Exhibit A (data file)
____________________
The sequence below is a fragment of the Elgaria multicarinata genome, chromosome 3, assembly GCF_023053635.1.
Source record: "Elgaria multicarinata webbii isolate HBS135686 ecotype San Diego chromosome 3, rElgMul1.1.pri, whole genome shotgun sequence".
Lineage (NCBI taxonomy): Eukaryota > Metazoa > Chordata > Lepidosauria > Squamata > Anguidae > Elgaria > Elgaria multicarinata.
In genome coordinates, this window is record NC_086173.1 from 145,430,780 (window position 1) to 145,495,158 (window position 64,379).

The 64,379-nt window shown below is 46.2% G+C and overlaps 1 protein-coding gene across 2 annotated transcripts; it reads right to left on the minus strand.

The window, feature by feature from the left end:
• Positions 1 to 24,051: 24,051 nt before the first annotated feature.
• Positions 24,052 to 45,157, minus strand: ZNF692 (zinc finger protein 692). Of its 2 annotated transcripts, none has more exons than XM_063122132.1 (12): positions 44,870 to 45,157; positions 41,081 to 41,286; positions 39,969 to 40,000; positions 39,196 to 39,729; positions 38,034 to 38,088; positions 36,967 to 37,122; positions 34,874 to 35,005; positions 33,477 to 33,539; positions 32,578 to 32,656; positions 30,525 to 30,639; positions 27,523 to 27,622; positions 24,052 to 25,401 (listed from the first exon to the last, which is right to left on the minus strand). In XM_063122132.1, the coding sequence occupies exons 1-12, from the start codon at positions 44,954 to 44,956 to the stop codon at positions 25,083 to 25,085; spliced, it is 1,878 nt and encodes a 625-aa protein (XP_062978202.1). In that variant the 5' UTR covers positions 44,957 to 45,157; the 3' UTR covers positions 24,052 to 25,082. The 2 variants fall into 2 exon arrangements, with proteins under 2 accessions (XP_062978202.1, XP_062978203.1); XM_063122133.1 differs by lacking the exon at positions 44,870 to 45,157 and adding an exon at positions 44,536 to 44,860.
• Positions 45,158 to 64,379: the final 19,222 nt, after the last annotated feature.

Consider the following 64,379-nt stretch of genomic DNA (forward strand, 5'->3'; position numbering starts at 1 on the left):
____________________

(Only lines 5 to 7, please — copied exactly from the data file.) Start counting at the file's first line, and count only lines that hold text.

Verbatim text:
The 64,379-nt window shown below is 46.2% G+C and overlaps 1 protein-coding gene across 2 annotated transcripts; it reads right to left on the minus strand.

The window, feature by feature from the left end:
• Positions 1 to 24,051: 24,051 nt before the first annotated feature.